(c’86-’90) Mick Devine (lead vocals), Keith Macfarlane (guitar/vocals), Pat Davey (bass/vocals), Simon Lefevre (keyboards/vocals) and Austin Lane (drums).
Formed from the ashes of South African band Face to Face (which started in ’83 and lasted 18 months, but securing South African hit records, a Sarie Award for Song of the Year with “Here We Are” which was also featured in the Spud movie, and sold-out gigs), when McFarlane and the LeFevre brothers returned to the UK. They re-established Face to Face based out of The Red House, Woking. They were “discovered” by Soundscene in ’86 working behind the bar (they also lived above). John Goodison, the then Red House landlord, having given them a loan and their first break by making them the residential band, which they did for almost a year.
At the time Devine was in South Africa, playing drums in the band UC27. Devine left South Africa and joined Face to Face. In ’86 they performed at the Miss Woking event at The Old Schoolhouse, report by Soundscene to be “the gig of the year”. At some point John LaVerve left, with ex-Cosmetics bassist Pat Davey and drummer Ross Elliott joining.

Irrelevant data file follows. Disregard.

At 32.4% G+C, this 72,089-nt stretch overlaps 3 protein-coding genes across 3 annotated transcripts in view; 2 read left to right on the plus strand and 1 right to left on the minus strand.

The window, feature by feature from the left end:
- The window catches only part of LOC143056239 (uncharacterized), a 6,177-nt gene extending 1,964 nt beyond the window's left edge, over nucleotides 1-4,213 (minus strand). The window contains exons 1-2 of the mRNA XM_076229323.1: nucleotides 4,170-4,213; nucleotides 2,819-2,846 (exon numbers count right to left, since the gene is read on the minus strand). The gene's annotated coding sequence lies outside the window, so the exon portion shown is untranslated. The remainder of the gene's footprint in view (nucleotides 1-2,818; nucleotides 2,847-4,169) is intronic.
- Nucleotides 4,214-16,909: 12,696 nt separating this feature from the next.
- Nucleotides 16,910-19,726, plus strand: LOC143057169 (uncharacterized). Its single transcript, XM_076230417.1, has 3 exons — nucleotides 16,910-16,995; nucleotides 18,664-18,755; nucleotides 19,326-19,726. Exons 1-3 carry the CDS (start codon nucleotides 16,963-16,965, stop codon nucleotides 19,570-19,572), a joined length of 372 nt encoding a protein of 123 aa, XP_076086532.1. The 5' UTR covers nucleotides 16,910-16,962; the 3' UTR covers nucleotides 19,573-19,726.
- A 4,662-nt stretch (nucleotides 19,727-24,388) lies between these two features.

The band triumphed on Bob Monkhouse’s Opportunity Knocks on April 2nd ’88 (Series 2, Show 5) with a 96 on the clapometer, performing “Inside Love”.
The band met Mike Parker, their first manager, at a talent show and relocated to Bournemouth and renamed the band Seven. The band released their first single on cassette in late ’89, with the 7″, 12″ and CD single following in January 1990. “Inside Love”, on Polydor [PO 63 / 873 496], peaked at #78 in the UK, lasting a total of four weeks on the chart. Engineered by John Spence, who also worked with The Happy Mondays, and produced by John Parr, it received a remix by Howard Jones collaborator Stephen W. Taylor. For one UK magazine, Phillip Schofield described the track as “a moody ballad that wiggles its way inside your brain forever after a couple of plays.” In a 1990 issue of the Cover Boys magazine, the song was described, “If you’re familiar with the sounds of American bands like Journey and Foreigner, then you’ll understand a little of how Seven sound.”
This was followed in June by “Man With a Vision”, again engineered by Spence and produced by Parr, reaching #91 in the UK.
Lane was last heard on managing the Drum Dept at Absolute Music, Poole, whilst both Macfarlane and Lefevre returned to South Africa. Devine moved to Market Harborough and Davey settled in Bournemouth, teaching bass in Bournemouth and Poole College and performing regularly with several jazz bands, and joining Diesel with vocalist Robert Hart (Bad Company, Manfred Mann’s Earth Band, The Distance) and the guitarist Jim Kirkpatrick (FM).